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Re: qsort_r

    Date:        Mon, 9 Dec 2013 00:59:49 -0500 (EST)
    From:        Mouse <mouse%Rodents-Montreal.ORG@localhost>
    Message-ID:  <201312090559.AAA21243%Chip.Rodents-Montreal.ORG@localhost>

  | see, for example, the
  | example code in 5.2's getaddrinfo(3) manpage.)

I assume you mean ....
        memset(&hints, 0, sizeof(hints));

That one is perfectly fine, in any C, the values of the pointer
fields of hints are irrelevant, they're never used (we may wonder
at the interface design that used a struct addrinfo for this purpose,
but that's beyond fixing now).   Only the int fields of the hints struct
have any defined use - the others "must be zero or the null pointer."
(It doesn't say that the pointer fields must be the null pointer, and
other fields must be zero, though that would be a sane implementation,
just that the other fields must each be 0, or be the null pointer,
the memset() makes them all be 0 - which conforms with the requirements.)

  | I agree.  (I've often thought it would be nice to have a checkout
  | compiler that went out of its way to break as many as possible of the
  | usual assumptions that are "true everywhere" but that C does not
  | actually promise....)

Of academic use only - in the real world economics (that existing code,
however badly written, that works today, must also work on future systems,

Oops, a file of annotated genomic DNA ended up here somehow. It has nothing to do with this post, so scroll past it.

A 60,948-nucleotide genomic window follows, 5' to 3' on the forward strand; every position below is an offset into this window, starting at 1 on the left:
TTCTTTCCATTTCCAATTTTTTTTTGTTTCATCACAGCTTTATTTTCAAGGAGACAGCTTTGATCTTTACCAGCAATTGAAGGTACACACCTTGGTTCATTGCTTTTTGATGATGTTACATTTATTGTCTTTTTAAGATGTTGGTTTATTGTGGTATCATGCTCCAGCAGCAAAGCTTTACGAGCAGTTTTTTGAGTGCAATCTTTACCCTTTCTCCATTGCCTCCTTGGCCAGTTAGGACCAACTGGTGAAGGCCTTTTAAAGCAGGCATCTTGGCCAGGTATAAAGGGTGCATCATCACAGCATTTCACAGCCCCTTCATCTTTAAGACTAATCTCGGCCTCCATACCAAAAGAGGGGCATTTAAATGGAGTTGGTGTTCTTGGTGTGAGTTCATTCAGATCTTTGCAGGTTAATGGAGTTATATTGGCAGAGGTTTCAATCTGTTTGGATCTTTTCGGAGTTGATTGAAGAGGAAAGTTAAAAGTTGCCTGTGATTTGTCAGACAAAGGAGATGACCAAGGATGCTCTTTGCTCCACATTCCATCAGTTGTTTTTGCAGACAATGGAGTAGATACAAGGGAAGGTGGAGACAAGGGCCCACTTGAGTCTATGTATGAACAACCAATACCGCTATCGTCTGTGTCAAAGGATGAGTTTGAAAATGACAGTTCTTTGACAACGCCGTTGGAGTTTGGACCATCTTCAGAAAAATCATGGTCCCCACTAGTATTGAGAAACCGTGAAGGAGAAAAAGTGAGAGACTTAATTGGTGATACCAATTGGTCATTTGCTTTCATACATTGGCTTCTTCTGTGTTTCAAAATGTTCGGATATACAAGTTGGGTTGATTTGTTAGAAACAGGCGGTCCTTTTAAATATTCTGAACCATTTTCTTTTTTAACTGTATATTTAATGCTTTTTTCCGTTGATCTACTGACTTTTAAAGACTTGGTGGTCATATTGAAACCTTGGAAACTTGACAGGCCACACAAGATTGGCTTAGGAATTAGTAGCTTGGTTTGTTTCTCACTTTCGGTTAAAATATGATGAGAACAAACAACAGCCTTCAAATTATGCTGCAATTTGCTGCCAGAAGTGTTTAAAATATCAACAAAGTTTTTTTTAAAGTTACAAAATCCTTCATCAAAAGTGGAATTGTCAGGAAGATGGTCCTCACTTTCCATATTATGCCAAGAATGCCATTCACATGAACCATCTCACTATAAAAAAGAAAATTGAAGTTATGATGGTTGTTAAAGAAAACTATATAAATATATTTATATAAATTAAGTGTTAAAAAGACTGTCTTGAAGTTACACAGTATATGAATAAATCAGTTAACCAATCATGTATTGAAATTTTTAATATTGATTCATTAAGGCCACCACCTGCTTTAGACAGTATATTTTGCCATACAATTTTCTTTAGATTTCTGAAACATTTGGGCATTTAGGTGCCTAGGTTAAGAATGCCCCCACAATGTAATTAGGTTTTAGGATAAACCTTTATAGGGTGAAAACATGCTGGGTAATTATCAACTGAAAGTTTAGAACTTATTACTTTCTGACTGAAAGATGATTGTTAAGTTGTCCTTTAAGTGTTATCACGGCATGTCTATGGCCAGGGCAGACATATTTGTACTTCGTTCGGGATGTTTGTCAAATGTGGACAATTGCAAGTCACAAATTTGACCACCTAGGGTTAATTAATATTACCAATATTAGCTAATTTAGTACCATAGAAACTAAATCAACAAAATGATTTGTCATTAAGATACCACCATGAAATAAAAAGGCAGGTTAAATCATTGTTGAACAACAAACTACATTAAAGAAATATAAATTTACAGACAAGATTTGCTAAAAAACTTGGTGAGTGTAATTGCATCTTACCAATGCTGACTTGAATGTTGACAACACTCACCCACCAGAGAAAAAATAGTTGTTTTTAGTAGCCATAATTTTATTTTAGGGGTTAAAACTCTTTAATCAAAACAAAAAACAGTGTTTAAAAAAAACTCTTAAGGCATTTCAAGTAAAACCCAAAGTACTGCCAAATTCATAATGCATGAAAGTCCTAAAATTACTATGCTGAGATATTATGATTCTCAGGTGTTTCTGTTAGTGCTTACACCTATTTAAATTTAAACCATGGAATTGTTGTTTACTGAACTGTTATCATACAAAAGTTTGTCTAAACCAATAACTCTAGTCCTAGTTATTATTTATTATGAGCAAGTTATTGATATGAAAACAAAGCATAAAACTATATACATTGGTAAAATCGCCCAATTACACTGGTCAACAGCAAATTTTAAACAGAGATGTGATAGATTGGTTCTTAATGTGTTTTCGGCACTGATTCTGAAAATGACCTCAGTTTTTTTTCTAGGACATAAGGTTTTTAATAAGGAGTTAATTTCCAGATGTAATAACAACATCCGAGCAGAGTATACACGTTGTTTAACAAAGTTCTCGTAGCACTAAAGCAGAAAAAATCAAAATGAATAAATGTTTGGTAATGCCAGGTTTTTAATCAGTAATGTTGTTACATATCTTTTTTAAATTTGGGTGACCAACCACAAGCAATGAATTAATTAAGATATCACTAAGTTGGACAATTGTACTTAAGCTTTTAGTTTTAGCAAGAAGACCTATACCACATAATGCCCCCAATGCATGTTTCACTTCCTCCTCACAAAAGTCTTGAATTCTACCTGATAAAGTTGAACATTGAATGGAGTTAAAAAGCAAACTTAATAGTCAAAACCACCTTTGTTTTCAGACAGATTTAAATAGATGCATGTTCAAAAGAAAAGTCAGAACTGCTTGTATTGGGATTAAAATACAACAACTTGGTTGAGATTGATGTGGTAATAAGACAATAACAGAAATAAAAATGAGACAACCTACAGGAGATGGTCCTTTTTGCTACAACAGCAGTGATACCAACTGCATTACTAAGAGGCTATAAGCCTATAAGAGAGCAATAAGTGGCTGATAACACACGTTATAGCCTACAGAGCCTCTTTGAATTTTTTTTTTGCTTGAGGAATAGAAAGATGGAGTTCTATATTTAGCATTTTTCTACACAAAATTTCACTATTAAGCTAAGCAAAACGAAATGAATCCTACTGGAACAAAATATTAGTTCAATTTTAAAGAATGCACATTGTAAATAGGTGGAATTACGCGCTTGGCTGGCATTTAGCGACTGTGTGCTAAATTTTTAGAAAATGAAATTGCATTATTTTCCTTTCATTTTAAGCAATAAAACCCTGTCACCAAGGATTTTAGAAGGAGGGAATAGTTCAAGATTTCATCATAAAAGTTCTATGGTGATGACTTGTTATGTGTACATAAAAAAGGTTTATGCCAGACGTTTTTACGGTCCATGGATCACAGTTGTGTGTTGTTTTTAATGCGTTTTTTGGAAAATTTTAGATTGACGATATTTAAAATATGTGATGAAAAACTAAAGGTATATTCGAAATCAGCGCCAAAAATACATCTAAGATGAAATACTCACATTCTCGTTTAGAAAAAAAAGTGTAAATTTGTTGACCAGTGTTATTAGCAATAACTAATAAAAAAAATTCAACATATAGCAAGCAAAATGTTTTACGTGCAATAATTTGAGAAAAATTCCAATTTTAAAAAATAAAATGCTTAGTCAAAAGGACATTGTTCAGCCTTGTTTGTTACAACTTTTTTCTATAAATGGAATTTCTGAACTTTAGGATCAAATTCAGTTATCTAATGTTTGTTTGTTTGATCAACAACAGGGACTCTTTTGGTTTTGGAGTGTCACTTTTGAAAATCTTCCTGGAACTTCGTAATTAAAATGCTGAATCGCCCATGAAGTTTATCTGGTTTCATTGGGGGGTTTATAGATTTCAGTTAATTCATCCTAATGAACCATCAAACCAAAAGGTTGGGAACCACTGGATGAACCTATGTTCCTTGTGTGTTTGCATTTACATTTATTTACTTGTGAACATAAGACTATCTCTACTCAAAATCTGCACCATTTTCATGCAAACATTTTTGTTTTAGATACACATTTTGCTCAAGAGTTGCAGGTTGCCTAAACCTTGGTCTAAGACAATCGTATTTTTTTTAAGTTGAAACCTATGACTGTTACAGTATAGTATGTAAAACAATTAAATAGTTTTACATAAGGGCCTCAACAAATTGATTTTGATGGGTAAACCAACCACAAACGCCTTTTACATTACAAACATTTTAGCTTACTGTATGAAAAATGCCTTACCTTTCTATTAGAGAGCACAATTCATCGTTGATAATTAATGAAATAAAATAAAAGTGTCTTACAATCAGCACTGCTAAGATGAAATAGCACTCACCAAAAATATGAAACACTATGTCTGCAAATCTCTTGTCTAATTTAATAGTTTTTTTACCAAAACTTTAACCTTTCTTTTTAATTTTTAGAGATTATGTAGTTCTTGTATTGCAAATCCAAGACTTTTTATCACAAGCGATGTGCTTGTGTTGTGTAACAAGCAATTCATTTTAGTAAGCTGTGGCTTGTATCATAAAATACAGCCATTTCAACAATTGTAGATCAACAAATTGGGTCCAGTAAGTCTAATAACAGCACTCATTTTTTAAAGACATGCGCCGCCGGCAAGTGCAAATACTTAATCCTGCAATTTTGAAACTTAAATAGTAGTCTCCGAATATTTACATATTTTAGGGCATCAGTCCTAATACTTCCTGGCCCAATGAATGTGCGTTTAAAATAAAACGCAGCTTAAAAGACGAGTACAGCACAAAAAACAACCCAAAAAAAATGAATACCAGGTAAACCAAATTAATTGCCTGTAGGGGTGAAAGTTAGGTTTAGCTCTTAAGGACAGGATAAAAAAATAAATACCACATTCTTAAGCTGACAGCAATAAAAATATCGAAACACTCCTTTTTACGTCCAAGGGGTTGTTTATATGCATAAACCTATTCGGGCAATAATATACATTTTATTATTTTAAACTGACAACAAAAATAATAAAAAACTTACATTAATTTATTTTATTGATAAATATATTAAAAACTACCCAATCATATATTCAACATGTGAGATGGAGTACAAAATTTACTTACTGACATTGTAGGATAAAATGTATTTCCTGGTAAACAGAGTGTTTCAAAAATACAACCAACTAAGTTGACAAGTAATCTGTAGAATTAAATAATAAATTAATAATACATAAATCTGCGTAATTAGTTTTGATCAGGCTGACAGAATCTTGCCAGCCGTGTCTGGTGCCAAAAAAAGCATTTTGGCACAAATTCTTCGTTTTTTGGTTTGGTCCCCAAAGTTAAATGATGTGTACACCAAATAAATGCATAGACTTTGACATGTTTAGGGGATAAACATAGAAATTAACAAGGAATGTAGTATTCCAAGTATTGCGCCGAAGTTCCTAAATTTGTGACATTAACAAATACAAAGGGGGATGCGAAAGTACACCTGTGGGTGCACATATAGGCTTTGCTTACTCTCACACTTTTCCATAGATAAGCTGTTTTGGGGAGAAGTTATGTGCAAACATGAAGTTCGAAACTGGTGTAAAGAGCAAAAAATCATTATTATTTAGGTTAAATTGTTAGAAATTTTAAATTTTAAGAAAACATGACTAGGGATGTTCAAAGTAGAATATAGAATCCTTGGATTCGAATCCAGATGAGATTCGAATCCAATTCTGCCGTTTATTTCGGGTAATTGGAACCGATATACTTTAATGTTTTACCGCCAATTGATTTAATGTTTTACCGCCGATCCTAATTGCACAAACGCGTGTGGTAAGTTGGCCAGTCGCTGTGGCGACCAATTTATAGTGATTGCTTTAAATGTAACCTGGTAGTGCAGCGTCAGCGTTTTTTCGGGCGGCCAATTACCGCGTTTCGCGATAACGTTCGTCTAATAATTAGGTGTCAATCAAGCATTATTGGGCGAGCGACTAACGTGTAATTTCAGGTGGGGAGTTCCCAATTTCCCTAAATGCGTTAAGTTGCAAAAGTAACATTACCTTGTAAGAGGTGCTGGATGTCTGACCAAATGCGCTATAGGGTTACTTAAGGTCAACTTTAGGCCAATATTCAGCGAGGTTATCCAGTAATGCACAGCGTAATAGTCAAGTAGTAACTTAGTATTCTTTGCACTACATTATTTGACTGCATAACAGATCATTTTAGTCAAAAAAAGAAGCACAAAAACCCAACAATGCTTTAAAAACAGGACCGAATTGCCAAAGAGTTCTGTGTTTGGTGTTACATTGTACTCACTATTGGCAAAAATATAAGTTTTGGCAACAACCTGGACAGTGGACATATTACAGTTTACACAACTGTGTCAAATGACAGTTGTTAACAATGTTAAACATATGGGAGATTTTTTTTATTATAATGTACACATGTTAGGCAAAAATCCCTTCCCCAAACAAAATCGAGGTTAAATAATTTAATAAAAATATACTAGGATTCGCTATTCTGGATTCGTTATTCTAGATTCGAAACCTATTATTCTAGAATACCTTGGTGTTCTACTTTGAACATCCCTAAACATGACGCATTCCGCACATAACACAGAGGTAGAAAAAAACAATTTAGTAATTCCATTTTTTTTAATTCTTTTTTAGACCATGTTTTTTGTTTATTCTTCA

or no-one will buy them) puts all kinds of limitations on what hardware
designers are able to do, other than for very special purpose uses,
which NetBSD is never going to care about.

What the C standards people, and then the gcc implementors, are doing is
apalling - changing (or even just tightening) the spec to allow for
processor designs that once existed, but will never be seen again, or
that allow optimisations to make code run raster, when what needs optimisation
most is programmer effort, if we have programmers fighting against arcane
language rules that compiler implementors have used to make some code
segment run a few seconds faster, rather than doing the "obvious" intended
operation, then everyone suffers, and "but the rules say we can do that,
and you shouldn't have assumed that we wouldn't" are no consolation at all.

I'm all for additions/corrections/... that aid writing more correct, and
more portable code - that's always a good thing.  But changes that force
the writing of any of that, rather than simply promote it, are evil.

C used to be a great language, precisely because it didn't get in the
way, and make programmers much more productive.   These days, much of
that has gone, and it is becoming just another obstruction to getting
work actually done.


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